Justice Reinvestment: Winding Back Imprisonment

Brown, Cunneen,Schwartz, Stubbs and Young, Justice Reinvestment: Winding Back Imprisonment, Palgrave Macmillan (2016)

UNSW Law Research Paper No. 2016-02

Posted: 15 Jan 2016 Last revised: 24 Jul 2016

See all articles by David Bentley Brown

David Bentley Brown

University of New South Wales (UNSW) - Faculty of Law

Chris Cunneen

Jumbunna Institute for Indigenous Education and Research,University of Technology Sydney; University of New South Wales, School of Social Sciences; James Cook University - Cairns Campus

Melanie Schwartz

University of New South Wales (UNSW)

Julie Stubbs

University of New South Wales (UNSW, Australia) - Faculty of Law

Courtney Young

University of New South Wales (UNSW) - Faculty of Law

Date Written: 2016

Abstract

Justice reinvestment was introduced as a response to mass incarceration and racial disparity in the United States in 2003. This book examines justice reinvestment from its origins, its potential as a mechanism for winding back imprisonment rates, and its portability to Australia, the United Kingdom and beyond. The authors analyze the principles and processes of justice reinvestment, including the early neighborhood focus on 'million dollar blocks'. They further scrutinize the claims of evidence-based and data-driven policy, which have been used in the practical implementation strategies featured in bipartisan legislative criminal justice system reforms.

This book takes a comparative approach to justice reinvestment by examining the differences in political, legal and cultural contexts between the United States and Australia in particular. It argues for a community-driven approach, originating in vulnerable Indigenous communities with high imprisonment rates, as part of a more general movement for Indigenous democracy. While supporting a social justice approach, the book confronts significantly the problematic features of the politics of locality and community, the process of criminal justice policy transfer, and rationalist conceptions of policy. It will be essential reading for scholars, students and practitioners of criminal justice and criminal law.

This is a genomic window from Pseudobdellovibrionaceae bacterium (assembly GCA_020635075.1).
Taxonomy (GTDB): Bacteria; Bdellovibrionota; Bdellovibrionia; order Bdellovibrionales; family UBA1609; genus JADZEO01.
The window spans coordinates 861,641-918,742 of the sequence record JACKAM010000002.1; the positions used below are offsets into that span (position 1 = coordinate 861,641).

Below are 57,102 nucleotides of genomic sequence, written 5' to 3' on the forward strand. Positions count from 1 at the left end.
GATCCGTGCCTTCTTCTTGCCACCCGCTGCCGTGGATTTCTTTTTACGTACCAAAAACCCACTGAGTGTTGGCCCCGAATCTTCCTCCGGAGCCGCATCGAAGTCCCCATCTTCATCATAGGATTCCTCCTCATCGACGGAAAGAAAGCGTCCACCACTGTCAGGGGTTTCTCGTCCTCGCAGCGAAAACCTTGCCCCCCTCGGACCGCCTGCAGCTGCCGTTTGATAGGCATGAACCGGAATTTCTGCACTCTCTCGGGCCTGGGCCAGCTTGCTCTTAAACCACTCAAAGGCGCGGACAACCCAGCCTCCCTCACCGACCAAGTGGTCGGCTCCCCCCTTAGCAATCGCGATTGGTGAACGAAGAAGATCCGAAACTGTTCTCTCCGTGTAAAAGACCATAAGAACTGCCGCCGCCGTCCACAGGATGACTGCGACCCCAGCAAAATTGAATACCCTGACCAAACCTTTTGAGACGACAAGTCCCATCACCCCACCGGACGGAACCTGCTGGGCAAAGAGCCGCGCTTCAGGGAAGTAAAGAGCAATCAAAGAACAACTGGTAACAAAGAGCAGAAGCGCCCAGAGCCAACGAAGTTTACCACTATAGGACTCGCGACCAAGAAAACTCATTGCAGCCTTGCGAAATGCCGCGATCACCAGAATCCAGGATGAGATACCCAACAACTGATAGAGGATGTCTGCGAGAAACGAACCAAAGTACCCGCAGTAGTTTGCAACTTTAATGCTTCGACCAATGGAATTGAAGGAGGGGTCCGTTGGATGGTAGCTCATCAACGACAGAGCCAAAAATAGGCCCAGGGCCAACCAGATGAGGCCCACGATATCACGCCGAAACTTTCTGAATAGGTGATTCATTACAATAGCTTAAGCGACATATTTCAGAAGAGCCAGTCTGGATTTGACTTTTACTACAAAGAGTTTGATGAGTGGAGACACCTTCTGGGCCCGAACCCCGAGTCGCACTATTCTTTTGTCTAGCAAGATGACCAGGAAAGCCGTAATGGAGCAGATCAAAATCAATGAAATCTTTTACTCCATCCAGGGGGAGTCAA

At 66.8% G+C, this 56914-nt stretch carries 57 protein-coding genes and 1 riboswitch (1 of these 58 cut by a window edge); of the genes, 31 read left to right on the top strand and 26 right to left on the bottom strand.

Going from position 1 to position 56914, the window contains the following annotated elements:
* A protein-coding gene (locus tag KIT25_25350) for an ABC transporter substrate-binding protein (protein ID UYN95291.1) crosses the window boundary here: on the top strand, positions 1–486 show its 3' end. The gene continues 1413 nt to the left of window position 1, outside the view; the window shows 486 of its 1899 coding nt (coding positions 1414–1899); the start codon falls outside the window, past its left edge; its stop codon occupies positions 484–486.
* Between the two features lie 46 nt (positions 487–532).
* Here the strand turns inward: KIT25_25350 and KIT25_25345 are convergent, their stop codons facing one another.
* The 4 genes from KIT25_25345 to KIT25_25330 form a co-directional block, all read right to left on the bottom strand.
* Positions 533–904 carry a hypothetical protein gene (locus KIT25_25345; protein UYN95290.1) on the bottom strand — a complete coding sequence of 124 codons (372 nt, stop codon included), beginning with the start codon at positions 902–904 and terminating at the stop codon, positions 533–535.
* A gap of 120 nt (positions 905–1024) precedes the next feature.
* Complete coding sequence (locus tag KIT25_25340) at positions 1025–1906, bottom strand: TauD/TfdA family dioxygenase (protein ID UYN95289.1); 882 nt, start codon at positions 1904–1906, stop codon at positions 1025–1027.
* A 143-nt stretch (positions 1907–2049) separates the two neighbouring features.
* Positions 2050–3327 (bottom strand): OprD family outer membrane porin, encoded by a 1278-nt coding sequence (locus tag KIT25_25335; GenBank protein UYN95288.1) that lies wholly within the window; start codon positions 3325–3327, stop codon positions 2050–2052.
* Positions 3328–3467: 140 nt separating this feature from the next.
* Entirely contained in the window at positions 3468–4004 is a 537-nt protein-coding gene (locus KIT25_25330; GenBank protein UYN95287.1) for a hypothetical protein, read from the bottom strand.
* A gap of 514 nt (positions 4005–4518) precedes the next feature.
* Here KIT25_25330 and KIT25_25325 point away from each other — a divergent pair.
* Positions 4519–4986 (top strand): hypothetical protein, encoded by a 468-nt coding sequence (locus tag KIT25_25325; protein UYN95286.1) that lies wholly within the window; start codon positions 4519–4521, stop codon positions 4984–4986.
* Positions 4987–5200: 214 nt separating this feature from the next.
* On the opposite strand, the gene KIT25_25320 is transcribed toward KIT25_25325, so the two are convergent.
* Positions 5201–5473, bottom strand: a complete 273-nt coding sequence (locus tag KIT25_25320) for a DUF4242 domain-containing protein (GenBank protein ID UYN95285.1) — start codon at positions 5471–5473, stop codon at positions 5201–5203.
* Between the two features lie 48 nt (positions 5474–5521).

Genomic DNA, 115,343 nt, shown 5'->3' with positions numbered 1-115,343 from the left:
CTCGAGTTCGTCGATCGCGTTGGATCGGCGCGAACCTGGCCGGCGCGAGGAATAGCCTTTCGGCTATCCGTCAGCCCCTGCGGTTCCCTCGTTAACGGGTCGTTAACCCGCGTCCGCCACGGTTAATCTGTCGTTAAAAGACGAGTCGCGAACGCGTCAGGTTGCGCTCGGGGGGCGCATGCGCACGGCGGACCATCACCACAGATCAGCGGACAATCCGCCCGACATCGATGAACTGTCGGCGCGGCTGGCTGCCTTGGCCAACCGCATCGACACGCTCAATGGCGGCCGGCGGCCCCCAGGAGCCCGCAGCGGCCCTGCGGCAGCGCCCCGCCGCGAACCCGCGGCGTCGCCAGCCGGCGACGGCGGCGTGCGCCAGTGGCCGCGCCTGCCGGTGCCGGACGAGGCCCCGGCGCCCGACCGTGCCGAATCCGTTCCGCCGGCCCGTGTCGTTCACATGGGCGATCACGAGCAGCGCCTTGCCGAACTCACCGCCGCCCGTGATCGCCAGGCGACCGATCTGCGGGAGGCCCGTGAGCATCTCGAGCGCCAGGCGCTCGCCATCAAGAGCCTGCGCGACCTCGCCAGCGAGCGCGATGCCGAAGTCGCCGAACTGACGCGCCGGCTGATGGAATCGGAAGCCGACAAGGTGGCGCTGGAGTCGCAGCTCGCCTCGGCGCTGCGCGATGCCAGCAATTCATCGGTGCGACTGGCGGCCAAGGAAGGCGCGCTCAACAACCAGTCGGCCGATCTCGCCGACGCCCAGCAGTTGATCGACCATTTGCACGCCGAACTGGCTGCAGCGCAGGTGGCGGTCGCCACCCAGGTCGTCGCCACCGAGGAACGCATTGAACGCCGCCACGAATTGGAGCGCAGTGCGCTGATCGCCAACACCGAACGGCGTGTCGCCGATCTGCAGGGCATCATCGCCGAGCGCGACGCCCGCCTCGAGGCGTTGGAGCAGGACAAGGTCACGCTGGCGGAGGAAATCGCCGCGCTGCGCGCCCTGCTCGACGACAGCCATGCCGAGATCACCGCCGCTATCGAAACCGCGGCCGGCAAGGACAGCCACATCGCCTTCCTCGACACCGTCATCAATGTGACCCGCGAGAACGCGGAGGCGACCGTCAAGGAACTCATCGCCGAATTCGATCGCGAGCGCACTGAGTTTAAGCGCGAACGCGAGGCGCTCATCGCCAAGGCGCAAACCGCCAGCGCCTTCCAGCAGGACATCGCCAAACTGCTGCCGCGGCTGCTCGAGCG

Keywords: justice reinvestment, mass incarceration, racial disparity, data, United States, Australia, indigenous communities, social justice, politics, criminal justice

Suggested Citation

Brown, David Bentley and Cunneen, Chris and Schwartz, Melanie and Stubbs, Julie and Young, Courtney, Justice Reinvestment: Winding Back Imprisonment (2016). Brown, Cunneen,Schwartz, Stubbs and Young, Justice Reinvestment: Winding Back Imprisonment, Palgrave Macmillan (2016); UNSW Law Research Paper No. 2016-02. Available at SSRN: https://ssrn.com/abstract=2715297

David Bentley Brown

University of New South Wales (UNSW) - Faculty of Law ( email )

Sydney, NSW 2052
Australia
+61 2 9385 2262 (Phone)
+61 2 9385 1175 (Fax)

Chris Cunneen

Jumbunna Institute for Indigenous Education and Research,University of Technology Sydney ( email )

15 Broadway, Ultimo
PO Box 123
Sydney, NSW 2007
Australia

University of New South Wales, School of Social Sciences ( email )

Kensington, New South Wales 2052
Australia

James Cook University - Cairns Campus ( email )

PO Box 6811
Cairns, Queensland 4870
Australia

Melanie Schwartz

University of New South Wales (UNSW) ( email )

Kensington
High St
Sydney, NSW 2052
Australia

Julie Stubbs (Contact Author)

University of New South Wales (UNSW, Australia) - Faculty of Law ( email )

Kensington
High St
Sydney, NSW 2052
Australia

Courtney Young

University of New South Wales (UNSW) - Faculty of Law ( email )

Kensington, New South Wales 2052
Australia

HOME PAGE: http://justicereinvestment.unsw.edu.au

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